BER, &c.


pilasters on each side of the first great Extract from a private Letter. apartment or portico of the temple. This “ We left Cairo in November, and pro. chamber is succeeded by a variety of other ceeded very rapidly up the river to Den- smaller ones, connected with or preceding dera. The Temple is one of great mag- the sanctuary, some supported with pilasnitude, and is, perhaps, in a more per- ters, others without, but richly decorated fect state than any other monument in with mysterious and original sculpture and Egypt. We remained here four entire painting, illustrative of the religion or days, occupied from morning till evening history of the achiever. The front has no with the measurements and other details pillars, and hardly any other embellishment of the architecture and sculpture. The than four sitting statues reposing against Northerly winds prevailing at this time of its face, the proportions of which may be the year, and uot being willing to lose any loosely determined from the measurement opportunity which they offered us, we across the heart, 28 by 8. These figures did not delay at Thebes, but passed it are perfectly well executed; and though rapidly a few days after our departure the model chosen is certainly not very from Kerouch, almost immediately oppo- consistent with our standard of real or site Dendera. The first view of this ex. ideal beauty, it is very consistent with it. traordinary city, now split into five dis. self, and the general result productive of tinct villages, is equal to the warmest a very noble impression. It stands impanegyrics of Deoon, and no praise too mediately on the Nile, and is to be seen large can be given to the greatness and at a great distance. In addition to this, sublimity of the combinations, architec- as its final praise, I may say that these tural and natural, which it presepts. are the only colossal statues that do not

“ Ou the 2d of January we attained the lose on approach: those of the Memno. limits of our journey, and remained a few nium at Thebes, and particularly the hours at the Upper Cataracts, beyond which great sitting statues, disappointing both all navigation ceases.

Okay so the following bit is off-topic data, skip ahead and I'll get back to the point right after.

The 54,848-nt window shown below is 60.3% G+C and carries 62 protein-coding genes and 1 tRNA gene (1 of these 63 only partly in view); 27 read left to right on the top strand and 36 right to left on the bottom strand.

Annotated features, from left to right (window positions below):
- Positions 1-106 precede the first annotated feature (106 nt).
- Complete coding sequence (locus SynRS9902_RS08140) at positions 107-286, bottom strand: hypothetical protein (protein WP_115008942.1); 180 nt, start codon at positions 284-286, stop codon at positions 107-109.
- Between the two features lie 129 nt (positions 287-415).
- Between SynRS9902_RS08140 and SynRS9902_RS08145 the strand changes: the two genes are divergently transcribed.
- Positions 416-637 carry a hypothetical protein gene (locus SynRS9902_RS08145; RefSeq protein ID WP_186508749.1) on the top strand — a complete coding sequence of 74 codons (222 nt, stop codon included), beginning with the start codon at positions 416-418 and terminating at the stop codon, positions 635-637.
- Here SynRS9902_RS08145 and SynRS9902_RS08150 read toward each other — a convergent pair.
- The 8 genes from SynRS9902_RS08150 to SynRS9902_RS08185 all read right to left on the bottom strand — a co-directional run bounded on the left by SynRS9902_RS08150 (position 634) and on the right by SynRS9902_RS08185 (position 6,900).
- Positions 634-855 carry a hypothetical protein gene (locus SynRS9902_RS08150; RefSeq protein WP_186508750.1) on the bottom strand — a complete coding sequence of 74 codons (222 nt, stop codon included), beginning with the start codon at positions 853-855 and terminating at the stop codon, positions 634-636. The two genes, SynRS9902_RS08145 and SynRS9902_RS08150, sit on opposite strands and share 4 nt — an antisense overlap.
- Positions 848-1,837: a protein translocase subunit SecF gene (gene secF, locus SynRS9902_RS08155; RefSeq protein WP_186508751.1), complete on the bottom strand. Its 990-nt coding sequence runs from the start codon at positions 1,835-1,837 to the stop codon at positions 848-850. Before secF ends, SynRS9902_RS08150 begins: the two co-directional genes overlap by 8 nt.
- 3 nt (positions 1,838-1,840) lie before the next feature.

the eye and imagination as you advance. “ We had for a short time serious in. We returned to Errouan towards the end tentions of penetrating still further to- of January, and resumed our labour at wards the equator; but the unimportance Philæ. Denon places it so incorrectly, of the very few ruins which remain, not that you would hardly recognise in the more than three temples, and the difficulty outlines or proportions the position or chaof procuring camels for so large a party, racter of these ruins." deterred us, on more mature consideration. Wereturned a day or two after, to Abouran.

ANTIQUTIES NEAR NORTH SHIELDS, bol, the principal temple in Ethiopia: it Some time ago, io digging to make gas is excavated in the solid rock, and of a tanks at the Low Lights, near North simplicity, magnitude of dimension, and Shields, in a place called Salt Marsh, in solemnity, even eyes familiar with ordi. Pow Dean, at the distance of 12 feet 6 nary Egyptian works have not been ac. inches from the surface, the workmen came customed to. We found that the excava- to a framing of large oak beams, black as tion nade at the head of the door a year ebony, pinned together with wooden pins and a half ago, by Captains Mangles aud or tree nails: the whole resembling a Irby, Signor Belzoni, &c. who were the wharf or pier, whither ships drawing 9 first who entered it, had been already or 10 feet water had come. Mussel shells closed by the accumulation of the sand lay under an artificial spread or coating which pours down like a torrent from the of fine clay, as in the bed of a river. Desert; and we had forty or fifty men, Julius Agricola, about the 83d year of besides ourselves and servants, occupied the Christian æra, had his fleet in the for two or three days in re-opening it. Tyne; bat tradition says, he moored them The entrance well repaid all or any la- in the brook Don, near where Jarrow bours which could be undertaken for the Church' now stands; he may have also purpose. Imagine the effect of six colos. moored some of them in this place (opsal figures, of a size beyond any thing to posite to the Roman station, near South be seen in Europe, attached to six huge Shields), as it bas been a secure estuary


at the mouth of the Pow Bourne, and planks are preserved, out of which guarded from the sea by a peninsula it is intended to make chairs, &c. The of clay and sandy land, now called Danes often moored fleets in the Type, the Prior's Point, whereon Clifford's Fort during their incursions, in the ninth, tepth, was built in 1672. Large oak trees were and eleventh centuries. also found, hollowed out as if to convey